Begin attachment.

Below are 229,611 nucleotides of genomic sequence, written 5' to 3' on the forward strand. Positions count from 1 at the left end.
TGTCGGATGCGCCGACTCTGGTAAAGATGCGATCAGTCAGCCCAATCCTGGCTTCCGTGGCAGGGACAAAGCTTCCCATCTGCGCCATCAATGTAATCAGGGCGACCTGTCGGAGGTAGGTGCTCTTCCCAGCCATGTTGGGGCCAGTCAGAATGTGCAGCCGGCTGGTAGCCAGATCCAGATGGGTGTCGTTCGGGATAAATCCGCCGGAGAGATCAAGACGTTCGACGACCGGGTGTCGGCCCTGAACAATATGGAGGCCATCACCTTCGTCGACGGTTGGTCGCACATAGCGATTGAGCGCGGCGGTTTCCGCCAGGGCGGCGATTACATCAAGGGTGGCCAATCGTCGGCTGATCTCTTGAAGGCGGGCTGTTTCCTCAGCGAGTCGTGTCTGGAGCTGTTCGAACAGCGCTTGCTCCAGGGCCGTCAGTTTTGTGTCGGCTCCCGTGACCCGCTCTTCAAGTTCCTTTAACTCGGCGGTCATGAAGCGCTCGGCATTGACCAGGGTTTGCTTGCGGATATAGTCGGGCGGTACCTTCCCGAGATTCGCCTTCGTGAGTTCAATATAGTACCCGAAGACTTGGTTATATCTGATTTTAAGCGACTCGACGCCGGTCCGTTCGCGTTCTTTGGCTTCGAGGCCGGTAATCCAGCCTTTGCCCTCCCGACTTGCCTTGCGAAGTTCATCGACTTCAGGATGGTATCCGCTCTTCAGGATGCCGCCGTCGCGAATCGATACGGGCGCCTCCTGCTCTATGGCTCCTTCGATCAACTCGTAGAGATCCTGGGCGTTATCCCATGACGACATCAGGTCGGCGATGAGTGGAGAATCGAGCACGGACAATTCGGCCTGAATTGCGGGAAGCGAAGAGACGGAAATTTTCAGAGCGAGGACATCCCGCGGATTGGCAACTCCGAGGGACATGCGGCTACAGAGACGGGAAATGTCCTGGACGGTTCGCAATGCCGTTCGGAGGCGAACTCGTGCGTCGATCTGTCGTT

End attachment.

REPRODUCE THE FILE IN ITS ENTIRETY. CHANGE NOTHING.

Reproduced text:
Below are 229,611 nucleotides of genomic sequence, written 5' to 3' on the forward strand. Positions count from 1 at the left end.
TGTCGGATGCGCCGACTCTGGTAAAGATGCGATCAGTCAGCCCAATCCTGGCTTCCGTGGCAGGGACAAAGCTTCCCATCTGCGCCATCAATGTAATCAGGGCGACCTGTCGGAGGTAGGTGCTCTTCCCAGCCATGTTGGGGCCAGTCAGAATGTGCAGCCGGCTGGTAGCCAGATCCAGATGGGTGTCGTTCGGGATAAATCCGCCGGAGAGATCAAGACGTTCGACGACCGGGTGTCGGCCCTGAACAATATGGAGGCCATCACCTTCGTCGACGGTTGGTCGCACATAGCGATTGAGCGCGGCGGTTTCCGCCAGGGCGGCGATTACATCAAGGGTGGCCAATCGTCGGCTGATCTCTTGAAGGCGGGCTGTTTCCTCAGCGAGTCGTGTCTGGAGCTGTTCGAACAGCGCTTGCTCCAGGGCCGTCAGTTTTGTGTCGGCTCCCGTGACCCGCTCTTCAAGTTCCTTTAACTCGGCGGTCATGAAGCGCTCGGCATTGACCAGGGTTTGCTTGCGGATATAGTCGGGCGGTACCTTCCCGAGATTCGCCTTCGTGAGTTCAATATAGTACCCGAAGACTTGGTTATATCTGATTTTAAGCGACTCGACGCCGGTCCGTTCGCGTTCTTTGGCTTCGAGGCCGGTAATCCAGCCTTTGCCCTCCCGACTTGCCTTGCGAAGTTCATCGACTTCAGGATGGTATCCGCTCTTCAGGATGCCGCCGTCGCGAATCGATACGGGCGCCTCCTGCTCTATGGCTCCTTCGATCAACTCGTAGAGATCCTGGGCGTTATCCCATGACGACATCAGGTCGGCGATGAGTGGAGAATCGAGCACGGACAATTCGGCCTGAATTGCGGGAAGCGAAGAGACGGAAATTTTCAGAGCGAGGACATCCCGCGGATTGGCAACTCCGAGGGACATGCGGCTACAGAGACGGGAAATGTCCTGGACGGTTCGCAATGCCGTTCGGAGGCGAACTCGTGCGTCGATCTGTCGTT